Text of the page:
Samsung recently released a new version of its high-end Series 9 Ultrabook, this time with a little higher price tag. However, Samsung still seems unready to go toe to toe with Apple's fancy Retina display style. The Retina display was Apple's newest draw to consumers when it added the technology to the most recent versions of the MacBook and iPad.
Samsung's new version of the Series 9 replaces the previous 1,600 x 1,200 resolution display with a 13" 1080p panel instead. In addition to that, this laptop comes with double the amount of solid state storage than the previous model with 256GB.
The specs of the new Series 9 are pretty much the same as the previous model. Hardware consists of an Intel Core i7 processor, Intel HD 4000 graphics, 4GB of RAM, two USB ports (one of which is USB 3.0) and an SD card slot. Measurements for the laptop come in at 0.51" thick with the entire device weighing in at 2.65 lbs.
The real downside here is that this thin, light and high-resolution laptop comes at a pretty high price tag: $1,900. That is $500 more than Samsung's current 13" Series 9, which is priced at $1,400. The surprising thing here isn't the price hike but more the fact that Samsung hasn't included a display similar to Apple's Retina.
In fact, no other PC maker, including Samsung, has managed to put a display like the Retina into their laptops. The whole term "Retina" display was derived by Apple and refers to displays whose individual pixels are indistinguishable to the human eye when viewed at normal viewing angles and distances.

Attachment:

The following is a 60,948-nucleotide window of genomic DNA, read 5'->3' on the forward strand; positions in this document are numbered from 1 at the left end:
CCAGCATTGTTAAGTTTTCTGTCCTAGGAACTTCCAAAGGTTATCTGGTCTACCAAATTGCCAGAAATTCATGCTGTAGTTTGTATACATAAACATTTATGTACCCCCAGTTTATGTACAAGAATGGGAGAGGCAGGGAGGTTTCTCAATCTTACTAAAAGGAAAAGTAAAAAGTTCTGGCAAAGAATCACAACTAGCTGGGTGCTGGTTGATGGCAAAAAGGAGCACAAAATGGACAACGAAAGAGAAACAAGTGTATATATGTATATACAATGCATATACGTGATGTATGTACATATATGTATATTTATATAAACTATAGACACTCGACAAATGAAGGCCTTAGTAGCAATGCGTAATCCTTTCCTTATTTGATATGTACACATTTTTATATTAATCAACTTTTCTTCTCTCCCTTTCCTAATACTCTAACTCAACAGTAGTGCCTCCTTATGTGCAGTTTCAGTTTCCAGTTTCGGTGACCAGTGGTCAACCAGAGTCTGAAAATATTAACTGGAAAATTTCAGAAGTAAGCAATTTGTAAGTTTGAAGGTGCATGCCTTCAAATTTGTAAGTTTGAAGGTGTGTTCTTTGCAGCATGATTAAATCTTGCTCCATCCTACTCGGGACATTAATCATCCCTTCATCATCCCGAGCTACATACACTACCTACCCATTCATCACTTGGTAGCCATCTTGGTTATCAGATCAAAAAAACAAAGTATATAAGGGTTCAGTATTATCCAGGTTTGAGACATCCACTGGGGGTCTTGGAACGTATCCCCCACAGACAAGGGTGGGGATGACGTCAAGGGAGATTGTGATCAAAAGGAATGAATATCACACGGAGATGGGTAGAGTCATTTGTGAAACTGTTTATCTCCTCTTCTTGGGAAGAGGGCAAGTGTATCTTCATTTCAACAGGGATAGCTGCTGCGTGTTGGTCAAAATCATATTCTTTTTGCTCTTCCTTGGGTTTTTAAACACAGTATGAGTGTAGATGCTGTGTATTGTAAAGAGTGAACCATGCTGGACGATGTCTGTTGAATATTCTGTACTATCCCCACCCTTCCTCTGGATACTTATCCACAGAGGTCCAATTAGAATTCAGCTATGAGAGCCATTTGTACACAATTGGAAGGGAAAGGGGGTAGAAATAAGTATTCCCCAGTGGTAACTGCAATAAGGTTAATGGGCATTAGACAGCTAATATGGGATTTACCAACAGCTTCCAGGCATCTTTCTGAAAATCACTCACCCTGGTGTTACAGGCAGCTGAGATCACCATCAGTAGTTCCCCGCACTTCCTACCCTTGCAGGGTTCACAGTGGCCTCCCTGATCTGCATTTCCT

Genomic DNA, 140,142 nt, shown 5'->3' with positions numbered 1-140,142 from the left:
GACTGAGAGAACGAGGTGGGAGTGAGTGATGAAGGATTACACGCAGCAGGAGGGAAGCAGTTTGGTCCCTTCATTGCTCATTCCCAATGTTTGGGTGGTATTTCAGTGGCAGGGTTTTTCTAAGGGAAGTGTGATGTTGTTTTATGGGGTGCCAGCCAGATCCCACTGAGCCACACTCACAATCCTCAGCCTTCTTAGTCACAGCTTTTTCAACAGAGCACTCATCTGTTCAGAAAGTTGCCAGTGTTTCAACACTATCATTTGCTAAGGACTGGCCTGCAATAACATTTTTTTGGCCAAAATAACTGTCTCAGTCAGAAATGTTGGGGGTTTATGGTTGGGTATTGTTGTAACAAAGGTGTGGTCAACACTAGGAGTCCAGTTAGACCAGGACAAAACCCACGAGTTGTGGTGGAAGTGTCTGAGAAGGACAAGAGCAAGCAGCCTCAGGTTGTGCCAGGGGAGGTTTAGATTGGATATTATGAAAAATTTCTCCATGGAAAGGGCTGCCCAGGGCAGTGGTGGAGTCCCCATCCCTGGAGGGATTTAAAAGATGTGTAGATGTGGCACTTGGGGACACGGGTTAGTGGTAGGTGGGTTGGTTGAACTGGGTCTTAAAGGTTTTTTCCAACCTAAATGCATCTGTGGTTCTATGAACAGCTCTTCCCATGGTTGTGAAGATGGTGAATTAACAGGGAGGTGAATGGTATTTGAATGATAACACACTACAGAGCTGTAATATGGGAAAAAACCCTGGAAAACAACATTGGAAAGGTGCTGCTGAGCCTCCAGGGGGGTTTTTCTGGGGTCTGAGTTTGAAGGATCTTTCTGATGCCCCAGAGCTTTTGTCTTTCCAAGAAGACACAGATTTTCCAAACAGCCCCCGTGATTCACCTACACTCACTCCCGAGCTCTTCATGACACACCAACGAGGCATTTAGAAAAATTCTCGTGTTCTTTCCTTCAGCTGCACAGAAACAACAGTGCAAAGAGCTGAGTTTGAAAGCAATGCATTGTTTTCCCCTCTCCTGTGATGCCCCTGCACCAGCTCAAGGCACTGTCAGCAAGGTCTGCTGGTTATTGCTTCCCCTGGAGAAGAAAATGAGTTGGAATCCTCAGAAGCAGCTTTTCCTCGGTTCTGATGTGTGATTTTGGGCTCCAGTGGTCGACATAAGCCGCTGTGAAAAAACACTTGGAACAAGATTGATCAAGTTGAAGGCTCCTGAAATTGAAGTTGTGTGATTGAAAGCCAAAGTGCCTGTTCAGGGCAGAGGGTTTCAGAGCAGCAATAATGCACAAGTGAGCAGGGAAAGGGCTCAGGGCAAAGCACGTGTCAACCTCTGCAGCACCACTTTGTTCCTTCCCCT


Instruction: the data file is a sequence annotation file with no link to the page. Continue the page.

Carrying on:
The Chromebook Pixel is the only device on the market to come close to the display style since Apple released the MacBook Pro model with the Retina display last year. However, that doesn't mean that companies are not considering it.
At the IFA trade show in Berlin back in August, Samsung debuted a Series 9 prototype with a screen resolution of 2560 x 1440 pixels. The problem is that putting a screen like that in a device with the sleek design of the Series 9 raises battery life concerns and would increase the overall cost even more, which could explain why Samsung hasn't gone further with that version of the Series 9.
Maybe when Intel releases its Haswell processors things will change. These processors are said to add significant battery life improvements over the current Ivy Bridge chips, which would essentially solve one of the biggest concerns for Samsung and other companies.
Source: PC World - Samsung refreshes Series 9 Ultrabook, but where's the 'Retina' display?